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I suppose then, plantation charters awarded to those English and Dutch "colonists" has no meaning to you. Ergo, share holders and monarchs seeking specified returns on their investment (GBP STERLING) from those plantation-holders --founding fathers-- is irrelevant in your origin story, 1606 to present.

Diversity is the key to economic and political evolution.
by Cat on Mon Oct 9th, 2017 at 07:31:32 PM EST
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by Cat on Mon Oct 9th, 2017 at 07:40:34 PM EST
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by Cat on Mon Oct 9th, 2017 at 11:22:15 PM EST
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The charters granted a legitimacy which was valuable. The grantees benefited from that. The grantors - less so. From a business point of view almost all of these companies on the N. American continent were a disaster, though some, like the Hudson Bay Company, did survive into modern times, being dissolved in 2012. It was a profitable company but I do not know if it ever met the expectations of returns on which the grants were made.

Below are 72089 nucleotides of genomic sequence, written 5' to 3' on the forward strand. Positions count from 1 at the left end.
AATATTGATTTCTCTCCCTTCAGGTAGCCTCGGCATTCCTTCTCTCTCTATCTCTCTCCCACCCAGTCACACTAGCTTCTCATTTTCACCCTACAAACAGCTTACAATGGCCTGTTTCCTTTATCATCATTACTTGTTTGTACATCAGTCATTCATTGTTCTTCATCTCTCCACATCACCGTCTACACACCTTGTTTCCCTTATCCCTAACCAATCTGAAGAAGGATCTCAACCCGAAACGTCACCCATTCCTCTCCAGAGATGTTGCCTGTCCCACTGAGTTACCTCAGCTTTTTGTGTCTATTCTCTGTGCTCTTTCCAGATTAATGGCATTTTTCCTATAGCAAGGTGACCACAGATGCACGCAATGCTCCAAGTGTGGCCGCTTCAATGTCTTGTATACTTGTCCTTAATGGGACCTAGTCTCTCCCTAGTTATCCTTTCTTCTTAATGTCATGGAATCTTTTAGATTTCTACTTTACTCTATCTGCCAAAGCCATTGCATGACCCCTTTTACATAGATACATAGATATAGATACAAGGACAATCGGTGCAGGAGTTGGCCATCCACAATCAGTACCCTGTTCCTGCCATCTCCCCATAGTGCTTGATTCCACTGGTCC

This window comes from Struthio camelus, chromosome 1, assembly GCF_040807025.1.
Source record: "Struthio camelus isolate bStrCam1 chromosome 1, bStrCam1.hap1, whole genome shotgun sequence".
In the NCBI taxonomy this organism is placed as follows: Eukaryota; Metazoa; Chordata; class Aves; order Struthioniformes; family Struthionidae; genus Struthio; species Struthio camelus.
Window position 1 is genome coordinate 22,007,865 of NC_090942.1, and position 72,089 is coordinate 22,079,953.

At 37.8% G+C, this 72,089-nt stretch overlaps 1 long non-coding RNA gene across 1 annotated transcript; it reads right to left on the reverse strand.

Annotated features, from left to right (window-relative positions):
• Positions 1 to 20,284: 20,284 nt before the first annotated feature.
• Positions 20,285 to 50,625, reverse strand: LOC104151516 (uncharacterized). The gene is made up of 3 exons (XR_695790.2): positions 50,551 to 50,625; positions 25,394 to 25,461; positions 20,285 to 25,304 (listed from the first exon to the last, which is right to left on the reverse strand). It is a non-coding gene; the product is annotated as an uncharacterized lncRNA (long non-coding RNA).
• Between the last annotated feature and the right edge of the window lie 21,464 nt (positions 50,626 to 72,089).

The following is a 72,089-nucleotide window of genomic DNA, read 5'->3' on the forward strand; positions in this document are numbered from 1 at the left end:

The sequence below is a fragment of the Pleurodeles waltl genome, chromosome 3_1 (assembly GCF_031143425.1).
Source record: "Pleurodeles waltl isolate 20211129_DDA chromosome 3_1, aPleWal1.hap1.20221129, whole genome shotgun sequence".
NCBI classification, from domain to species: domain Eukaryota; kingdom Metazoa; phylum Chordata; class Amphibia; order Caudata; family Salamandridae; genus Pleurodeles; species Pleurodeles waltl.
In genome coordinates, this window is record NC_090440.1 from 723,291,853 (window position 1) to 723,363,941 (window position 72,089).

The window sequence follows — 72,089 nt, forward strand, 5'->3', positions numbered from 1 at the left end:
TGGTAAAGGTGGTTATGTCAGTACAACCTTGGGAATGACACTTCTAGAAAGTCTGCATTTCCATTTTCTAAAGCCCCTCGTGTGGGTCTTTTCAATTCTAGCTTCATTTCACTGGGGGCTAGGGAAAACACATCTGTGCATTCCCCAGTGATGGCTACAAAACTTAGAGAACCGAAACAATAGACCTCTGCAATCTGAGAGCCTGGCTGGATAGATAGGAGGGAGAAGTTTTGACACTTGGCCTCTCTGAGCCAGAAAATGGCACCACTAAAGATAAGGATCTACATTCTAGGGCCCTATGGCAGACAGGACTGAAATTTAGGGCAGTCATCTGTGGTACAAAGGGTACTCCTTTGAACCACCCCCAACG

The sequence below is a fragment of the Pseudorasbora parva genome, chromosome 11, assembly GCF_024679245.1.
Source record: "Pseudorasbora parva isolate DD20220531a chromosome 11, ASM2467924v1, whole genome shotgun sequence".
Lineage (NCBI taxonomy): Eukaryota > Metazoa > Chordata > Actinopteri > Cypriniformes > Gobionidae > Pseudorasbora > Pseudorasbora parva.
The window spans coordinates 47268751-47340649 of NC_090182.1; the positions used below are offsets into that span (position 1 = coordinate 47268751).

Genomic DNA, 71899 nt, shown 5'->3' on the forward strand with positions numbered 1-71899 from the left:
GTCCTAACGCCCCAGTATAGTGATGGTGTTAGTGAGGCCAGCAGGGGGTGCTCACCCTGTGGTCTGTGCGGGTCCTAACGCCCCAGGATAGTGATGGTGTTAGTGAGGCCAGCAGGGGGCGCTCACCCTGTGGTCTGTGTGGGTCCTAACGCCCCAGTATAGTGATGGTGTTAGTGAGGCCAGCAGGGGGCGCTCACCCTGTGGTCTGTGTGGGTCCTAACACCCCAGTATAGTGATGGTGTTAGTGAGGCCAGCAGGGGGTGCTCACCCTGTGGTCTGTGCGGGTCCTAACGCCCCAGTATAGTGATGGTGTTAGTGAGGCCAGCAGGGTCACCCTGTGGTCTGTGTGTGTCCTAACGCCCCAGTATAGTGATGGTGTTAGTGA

Monarchs wanted to project power and influence within the constrained means of late feudal society. Colonists had their own reasons and supplied the people required. Limited Liability Companies were the most appropriate tool they had available so it was what got used. But they rarely made business sense by present day standards. Not to say the failed companies never benefited the Monarchs and/or at least some of the businessmen. An early version of "Government should be run like a business." The British East India Company was a whole different matter.
 

"It is not necessary to have hope in order to persevere."

by ARGeezer (ARGeezer a in a circle eurotrib daught com) on Tue Oct 10th, 2017 at 01:34:55 AM EST
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